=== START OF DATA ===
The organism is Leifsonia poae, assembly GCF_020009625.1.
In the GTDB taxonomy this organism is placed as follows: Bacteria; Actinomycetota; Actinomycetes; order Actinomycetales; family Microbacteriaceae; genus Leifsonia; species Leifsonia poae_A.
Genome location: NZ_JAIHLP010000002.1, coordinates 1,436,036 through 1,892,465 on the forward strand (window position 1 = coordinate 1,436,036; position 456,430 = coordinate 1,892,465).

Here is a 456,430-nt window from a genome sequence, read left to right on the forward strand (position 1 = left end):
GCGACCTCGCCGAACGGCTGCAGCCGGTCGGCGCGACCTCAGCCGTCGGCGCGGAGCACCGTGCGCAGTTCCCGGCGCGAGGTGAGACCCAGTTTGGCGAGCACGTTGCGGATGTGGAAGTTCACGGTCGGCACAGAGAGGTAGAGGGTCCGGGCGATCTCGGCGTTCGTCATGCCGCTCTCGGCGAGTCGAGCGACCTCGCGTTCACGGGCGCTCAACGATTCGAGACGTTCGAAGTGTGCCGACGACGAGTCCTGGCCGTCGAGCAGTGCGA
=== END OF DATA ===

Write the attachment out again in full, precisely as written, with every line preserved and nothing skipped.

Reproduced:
The organism is Leifsonia poae, assembly GCF_020009625.1.
In the GTDB taxonomy this organism is placed as follows: Bacteria; Actinomycetota; Actinomycetes; order Actinomycetales; family Microbacteriaceae; genus Leifsonia; species Leifsonia poae_A.
Genome location: NZ_JAIHLP010000002.1, coordinates 1,436,036 through 1,892,465 on the forward strand (window position 1 = coordinate 1,436,036; position 456,430 = coordinate 1,892,465).

Here is a 456,430-nt window from a genome sequence, read left to right on the forward strand (position 1 = left end):
GCGACCTCGCCGAACGGCTGCAGCCGGTCGGCGCGACCTCAGCCGTCGGCGCGGAGCACCGTGCGCAGTTCCCGGCGCGAGGTGAGACCCAGTTTGGCGAGCACGTTGCGGATGTGGAAGTTCACGGTCGGCACAGAGAGGTAGAGGGTCCGGGCGATCTCGGCGTTCGTCATGCCGCTCTCGGCGAGTCGAGCGACCTCGCGTTCACGGGCGCTCAACGATTCGAGACGTTCGAAGTGTGCCGACGACGAGTCCTGGCCGTCGAGCAGTGCGA